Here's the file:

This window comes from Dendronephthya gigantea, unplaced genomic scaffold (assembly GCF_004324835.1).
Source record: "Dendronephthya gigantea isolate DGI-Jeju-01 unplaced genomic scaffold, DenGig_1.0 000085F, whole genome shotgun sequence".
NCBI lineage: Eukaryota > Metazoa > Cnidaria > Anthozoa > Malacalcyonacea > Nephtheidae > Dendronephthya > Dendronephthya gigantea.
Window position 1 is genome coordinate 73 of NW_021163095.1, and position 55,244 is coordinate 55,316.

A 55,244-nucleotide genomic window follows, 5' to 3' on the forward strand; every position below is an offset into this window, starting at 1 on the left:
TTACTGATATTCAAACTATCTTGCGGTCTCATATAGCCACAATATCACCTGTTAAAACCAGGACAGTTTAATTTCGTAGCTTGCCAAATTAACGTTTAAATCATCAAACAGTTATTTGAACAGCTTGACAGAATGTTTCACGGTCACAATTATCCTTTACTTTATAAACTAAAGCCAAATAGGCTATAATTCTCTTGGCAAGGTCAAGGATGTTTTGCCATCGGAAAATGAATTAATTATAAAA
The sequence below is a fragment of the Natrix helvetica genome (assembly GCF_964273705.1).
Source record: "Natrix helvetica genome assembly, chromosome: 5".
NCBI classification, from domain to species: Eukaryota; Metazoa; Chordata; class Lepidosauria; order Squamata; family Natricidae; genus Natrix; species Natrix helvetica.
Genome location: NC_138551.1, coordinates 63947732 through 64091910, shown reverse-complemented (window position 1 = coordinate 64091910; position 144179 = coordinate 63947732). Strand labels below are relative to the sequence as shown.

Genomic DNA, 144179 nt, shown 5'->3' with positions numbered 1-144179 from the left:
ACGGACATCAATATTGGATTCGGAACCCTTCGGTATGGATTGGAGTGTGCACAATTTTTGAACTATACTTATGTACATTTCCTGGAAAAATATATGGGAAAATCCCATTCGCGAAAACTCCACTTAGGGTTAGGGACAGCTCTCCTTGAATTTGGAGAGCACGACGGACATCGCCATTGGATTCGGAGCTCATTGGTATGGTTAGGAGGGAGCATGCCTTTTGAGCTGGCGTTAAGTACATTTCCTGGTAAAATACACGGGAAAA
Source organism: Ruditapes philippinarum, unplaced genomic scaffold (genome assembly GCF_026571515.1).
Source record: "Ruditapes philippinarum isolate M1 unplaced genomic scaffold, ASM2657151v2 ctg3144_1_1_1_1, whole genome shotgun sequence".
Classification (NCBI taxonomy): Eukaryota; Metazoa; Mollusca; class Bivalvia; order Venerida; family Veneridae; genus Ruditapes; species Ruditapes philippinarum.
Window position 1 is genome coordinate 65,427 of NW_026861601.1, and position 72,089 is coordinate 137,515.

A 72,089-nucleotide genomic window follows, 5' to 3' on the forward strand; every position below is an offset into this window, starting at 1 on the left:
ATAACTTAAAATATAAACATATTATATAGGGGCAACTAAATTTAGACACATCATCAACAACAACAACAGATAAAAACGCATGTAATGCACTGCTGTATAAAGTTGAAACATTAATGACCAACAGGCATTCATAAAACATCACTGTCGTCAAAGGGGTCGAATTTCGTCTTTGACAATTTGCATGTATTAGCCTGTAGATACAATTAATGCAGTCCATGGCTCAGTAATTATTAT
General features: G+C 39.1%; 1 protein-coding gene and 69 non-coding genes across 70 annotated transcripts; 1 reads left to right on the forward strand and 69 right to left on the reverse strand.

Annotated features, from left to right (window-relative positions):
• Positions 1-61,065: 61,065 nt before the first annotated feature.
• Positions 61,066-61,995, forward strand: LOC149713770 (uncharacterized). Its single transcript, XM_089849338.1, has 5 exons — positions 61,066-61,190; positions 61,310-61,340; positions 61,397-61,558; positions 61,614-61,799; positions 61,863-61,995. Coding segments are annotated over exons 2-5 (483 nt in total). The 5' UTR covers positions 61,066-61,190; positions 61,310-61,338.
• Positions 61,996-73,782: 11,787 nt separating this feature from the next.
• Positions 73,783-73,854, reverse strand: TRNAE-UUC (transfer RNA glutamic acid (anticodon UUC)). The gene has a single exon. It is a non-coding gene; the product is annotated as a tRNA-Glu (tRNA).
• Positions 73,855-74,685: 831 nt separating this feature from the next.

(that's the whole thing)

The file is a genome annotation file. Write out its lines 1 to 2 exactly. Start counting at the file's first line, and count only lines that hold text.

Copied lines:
This window comes from Dendronephthya gigantea, unplaced genomic scaffold (assembly GCF_004324835.1).
Source record: "Dendronephthya gigantea isolate DGI-Jeju-01 unplaced genomic scaffold, DenGig_1.0 000085F, whole genome shotgun sequence".